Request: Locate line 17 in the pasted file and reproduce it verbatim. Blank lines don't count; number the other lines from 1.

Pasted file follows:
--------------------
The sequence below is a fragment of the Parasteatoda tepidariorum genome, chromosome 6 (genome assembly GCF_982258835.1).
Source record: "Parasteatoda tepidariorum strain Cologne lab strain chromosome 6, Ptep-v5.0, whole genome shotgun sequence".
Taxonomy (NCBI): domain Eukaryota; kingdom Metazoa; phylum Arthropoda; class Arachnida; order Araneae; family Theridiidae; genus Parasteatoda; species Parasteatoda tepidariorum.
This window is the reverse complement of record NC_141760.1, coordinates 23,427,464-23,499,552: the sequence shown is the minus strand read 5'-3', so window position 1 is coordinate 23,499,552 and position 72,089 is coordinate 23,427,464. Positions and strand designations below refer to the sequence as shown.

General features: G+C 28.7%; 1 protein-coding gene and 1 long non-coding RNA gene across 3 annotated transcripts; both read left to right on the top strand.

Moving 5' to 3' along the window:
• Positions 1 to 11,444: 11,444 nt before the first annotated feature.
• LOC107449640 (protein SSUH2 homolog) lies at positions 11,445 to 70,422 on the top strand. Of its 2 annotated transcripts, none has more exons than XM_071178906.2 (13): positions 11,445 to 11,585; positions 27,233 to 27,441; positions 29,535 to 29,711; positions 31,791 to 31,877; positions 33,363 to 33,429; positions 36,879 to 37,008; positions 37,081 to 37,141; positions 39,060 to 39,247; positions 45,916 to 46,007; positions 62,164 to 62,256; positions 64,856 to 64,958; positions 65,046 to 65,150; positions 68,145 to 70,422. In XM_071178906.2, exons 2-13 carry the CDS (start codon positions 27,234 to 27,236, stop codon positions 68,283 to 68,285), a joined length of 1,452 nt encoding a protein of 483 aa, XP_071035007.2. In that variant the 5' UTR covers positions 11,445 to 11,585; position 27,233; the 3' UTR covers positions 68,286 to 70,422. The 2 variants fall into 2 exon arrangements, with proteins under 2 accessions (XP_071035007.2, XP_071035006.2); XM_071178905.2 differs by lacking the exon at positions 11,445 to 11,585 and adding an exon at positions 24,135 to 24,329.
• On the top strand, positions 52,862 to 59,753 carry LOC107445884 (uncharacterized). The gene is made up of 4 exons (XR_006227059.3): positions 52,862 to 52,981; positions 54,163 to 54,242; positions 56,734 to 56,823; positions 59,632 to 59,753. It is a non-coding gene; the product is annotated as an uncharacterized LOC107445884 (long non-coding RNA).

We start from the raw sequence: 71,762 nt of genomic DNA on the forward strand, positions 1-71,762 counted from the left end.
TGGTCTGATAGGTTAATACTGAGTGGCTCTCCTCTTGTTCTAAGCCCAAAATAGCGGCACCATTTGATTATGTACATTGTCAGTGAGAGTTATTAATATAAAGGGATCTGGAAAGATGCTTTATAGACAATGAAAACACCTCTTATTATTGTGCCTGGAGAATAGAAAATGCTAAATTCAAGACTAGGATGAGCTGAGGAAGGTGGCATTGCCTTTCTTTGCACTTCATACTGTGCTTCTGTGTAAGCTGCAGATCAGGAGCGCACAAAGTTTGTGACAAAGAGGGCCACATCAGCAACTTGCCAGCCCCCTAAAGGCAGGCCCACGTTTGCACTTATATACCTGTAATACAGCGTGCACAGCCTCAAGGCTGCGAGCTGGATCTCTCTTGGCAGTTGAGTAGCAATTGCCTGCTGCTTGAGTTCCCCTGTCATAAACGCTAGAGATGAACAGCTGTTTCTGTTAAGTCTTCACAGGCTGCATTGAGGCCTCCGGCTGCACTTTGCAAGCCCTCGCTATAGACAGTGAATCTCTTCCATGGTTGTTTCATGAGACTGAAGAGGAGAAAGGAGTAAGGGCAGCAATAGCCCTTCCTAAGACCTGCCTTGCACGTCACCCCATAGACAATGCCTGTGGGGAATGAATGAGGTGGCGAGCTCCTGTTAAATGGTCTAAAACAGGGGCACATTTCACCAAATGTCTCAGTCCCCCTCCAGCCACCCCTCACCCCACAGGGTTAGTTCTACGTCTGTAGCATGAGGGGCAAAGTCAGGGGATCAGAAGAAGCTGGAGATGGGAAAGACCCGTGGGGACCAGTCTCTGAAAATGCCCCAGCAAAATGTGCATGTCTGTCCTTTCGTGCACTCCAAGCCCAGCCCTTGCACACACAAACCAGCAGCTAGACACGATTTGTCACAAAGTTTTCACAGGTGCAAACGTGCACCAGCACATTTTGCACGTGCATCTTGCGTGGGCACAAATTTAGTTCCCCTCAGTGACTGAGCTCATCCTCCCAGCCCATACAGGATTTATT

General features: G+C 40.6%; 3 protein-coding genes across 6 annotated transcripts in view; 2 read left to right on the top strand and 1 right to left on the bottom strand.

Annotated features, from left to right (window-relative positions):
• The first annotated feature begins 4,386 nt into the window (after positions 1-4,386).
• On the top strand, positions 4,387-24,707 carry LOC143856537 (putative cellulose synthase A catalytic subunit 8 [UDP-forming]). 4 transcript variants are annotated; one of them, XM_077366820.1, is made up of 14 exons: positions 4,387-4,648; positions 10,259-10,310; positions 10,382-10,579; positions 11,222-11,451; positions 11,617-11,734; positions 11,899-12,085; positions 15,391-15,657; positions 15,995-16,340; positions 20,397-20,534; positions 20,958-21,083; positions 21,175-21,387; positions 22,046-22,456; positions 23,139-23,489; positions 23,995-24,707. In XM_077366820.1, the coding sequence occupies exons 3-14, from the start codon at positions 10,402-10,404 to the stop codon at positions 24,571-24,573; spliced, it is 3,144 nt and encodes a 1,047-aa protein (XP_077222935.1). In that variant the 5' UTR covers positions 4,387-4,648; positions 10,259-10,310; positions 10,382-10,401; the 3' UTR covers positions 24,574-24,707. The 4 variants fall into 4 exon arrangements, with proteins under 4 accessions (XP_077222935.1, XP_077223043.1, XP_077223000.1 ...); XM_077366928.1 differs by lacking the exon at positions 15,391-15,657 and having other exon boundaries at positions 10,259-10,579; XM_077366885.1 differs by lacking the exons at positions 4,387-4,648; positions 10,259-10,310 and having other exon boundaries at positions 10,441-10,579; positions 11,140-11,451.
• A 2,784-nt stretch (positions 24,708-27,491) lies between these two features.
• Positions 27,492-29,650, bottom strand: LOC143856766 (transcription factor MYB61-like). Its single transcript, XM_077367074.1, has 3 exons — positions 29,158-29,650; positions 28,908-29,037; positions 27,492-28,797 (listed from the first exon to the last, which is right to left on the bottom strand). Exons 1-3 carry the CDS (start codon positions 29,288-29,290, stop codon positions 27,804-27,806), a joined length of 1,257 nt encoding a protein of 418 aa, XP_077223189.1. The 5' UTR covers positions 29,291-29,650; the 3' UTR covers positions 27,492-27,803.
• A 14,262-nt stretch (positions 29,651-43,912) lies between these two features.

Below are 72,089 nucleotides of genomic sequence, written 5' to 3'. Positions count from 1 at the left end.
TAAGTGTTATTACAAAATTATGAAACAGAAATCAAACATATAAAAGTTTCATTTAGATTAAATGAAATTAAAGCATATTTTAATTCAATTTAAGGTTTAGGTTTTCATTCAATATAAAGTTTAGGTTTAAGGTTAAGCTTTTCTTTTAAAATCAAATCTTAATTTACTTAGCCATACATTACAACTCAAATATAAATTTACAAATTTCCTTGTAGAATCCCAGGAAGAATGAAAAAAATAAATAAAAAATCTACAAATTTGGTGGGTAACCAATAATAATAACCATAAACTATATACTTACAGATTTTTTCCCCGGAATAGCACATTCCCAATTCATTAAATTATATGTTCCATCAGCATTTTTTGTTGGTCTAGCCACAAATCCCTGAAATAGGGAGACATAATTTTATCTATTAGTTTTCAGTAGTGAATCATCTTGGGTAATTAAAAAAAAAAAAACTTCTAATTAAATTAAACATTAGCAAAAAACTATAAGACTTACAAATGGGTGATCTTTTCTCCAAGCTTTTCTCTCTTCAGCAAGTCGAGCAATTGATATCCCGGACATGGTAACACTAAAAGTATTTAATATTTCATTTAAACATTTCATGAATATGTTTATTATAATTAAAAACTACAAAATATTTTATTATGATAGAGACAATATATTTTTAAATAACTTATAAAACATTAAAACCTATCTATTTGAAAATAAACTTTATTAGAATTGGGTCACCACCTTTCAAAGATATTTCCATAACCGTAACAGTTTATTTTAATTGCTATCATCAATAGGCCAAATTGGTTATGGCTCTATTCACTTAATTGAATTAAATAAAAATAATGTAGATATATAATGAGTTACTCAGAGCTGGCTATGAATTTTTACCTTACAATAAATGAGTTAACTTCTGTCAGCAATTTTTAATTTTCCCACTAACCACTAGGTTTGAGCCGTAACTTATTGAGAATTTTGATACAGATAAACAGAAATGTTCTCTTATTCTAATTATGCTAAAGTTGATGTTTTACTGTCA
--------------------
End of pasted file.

• Positions 27,492-29,650, bottom strand: LOC143856766 (transcription factor MYB61-like). Its single transcript, XM_077367074.1, has 3 exons — positions 29,158-29,650; positions 28,908-29,037; positions 27,492-28,797 (listed from the first exon to the last, which is right to left on the bottom strand). Exons 1-3 carry the CDS (start codon positions 29,288-29,290, stop codon positions 27,804-27,806), a joined length of 1,257 nt encoding a protein of 418 aa, XP_077223189.1. The 5' UTR covers positions 29,291-29,650; the 3' UTR covers positions 27,492-27,803.